Myers was 4-for-20 from the floor, including just 2-for-11 from the 3-point line. Beal said the Trappers contested Myers’ shots by switching defenders on screens.
“Any time they set a screen, someone was flying at her. And she was frustrated,” Beal said. “She was still shooting them, but she had people flying at her the whole time. The girls did a great job on her.”
The Trappers started the game in the same fashion they began the fourth quarter, and the quick pace of the first half led to 68 total points. The teams combined for just 53 points in the second half.
“Everybody was just kind of amped that first quarter, and I think in the second quarter everybody just kind of slowed down a little bit, kind of got into the game,” Beal said. “It started going a little bit more inside — for us Kealani and then for them Jaquart.”
Three-pointers from Shaw (two), Rose and sophomore Shelby Nicholson helped Northwest open a 21-14 lead with two minutes to play in the first.
Back-to-back threes by Otero, sandwiched around two missed free throws by Sagapolu, pulled the Rattlers back to 21-20 at the end of the first.
A back injury briefly sidelined Sagapolu in the second quarter after she was pushed from behind while tracking down a loose ball. She returned after stretching and ensuring the NWC coaching staff she was good to go.
“She’s such a force inside for us rebounding, if she says she’s good, we have to go with it,” Beal said.
Sagapolu exited the game intermittently to stretch, and suffered with pains down her leg throughout the rest of the game.
Otero was up 28-23 when Sagapolu re-entered the game, though Beal said the Rattlers didn’t target her absence.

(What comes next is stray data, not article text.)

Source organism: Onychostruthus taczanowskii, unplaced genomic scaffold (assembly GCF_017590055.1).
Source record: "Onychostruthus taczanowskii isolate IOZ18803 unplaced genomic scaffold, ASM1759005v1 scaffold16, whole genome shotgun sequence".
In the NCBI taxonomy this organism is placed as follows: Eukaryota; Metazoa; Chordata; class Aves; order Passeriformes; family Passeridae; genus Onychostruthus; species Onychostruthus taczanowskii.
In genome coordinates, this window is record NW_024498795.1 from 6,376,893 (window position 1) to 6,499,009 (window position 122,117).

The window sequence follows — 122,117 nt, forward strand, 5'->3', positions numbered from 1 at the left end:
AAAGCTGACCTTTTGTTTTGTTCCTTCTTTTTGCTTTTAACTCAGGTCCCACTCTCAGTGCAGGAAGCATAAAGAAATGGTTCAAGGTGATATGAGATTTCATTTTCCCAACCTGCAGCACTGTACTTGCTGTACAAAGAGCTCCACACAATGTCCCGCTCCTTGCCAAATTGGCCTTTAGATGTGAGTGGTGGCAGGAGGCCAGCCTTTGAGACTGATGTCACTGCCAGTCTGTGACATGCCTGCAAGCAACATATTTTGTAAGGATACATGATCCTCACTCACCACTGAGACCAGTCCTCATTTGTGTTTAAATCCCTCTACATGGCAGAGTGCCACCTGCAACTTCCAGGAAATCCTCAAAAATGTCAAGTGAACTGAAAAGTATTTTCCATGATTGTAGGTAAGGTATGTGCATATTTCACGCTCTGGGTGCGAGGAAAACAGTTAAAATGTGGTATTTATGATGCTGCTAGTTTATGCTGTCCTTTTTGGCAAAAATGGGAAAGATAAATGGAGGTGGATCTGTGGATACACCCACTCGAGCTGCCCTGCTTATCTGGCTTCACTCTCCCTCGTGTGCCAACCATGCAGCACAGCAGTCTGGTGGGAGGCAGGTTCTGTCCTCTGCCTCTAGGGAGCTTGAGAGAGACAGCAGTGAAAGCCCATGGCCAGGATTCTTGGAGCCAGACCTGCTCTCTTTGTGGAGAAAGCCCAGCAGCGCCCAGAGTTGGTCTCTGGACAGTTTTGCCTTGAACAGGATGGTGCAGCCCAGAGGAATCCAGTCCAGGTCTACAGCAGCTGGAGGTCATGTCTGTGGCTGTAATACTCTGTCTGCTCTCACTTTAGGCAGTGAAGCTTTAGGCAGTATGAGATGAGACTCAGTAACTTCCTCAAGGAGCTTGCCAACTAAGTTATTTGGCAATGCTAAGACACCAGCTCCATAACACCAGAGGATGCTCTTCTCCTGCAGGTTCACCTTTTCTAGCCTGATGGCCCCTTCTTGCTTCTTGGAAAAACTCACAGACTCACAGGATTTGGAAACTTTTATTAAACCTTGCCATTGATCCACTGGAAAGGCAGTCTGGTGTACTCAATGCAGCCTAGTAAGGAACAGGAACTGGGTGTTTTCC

Northwest went on a 10-4 run to retake a 33-32 lead.
Shaw scored on a baseline layup but missed her free throw and opportunity for a three-point play. The Trappers tied the game at 30-30 when Sagapolu grabbed a pair of offensive rebounds led to two free throws, and a reverse layup by Rose put the Trappers up 32-30.
Northwest was seconds away from taking a 33-32 lead into the locker room but a last-second 3-pointer put Otero up 35-33 at the break.
Sagapolu and Rose earned postseason honors as voted on by Region IX’s coaches.
Sagapolu was named to the All-Region team and Rose made the All-Defense team.
Sagapolu and Rose were part of a seven-person sophomore class that leaves Northwest with just four potential returners in 2016-17. Larissa Knight, Whitney Hatch, Aubree Porter and Nicholson are all sophomores, while Kennedy Netto is a redshirt sophomore who could choose to return for a third year at NWC.
“They represented our team really well, on and off the court,” Beal said of her sophomore class. “Granted, I wish we could have gotten a few more wins for them. But hopefully through the experience they’ve learned some things they can take throughout the rest of life.”
Sagapolu averaged a double-double with 14.7 ppg and 11.6 rpg for the Trappers. She made 53 percent of her shots on more than 10 field goal attempts per game. She was also the only Trapper to average a block per game, with 1.2.
Rose led the Trappers with 1.3 steals per game and was second with 0.6 blocks per game. Offensively, Rose was third on NWC with 10.2 ppg and was third with 4.8 rpg.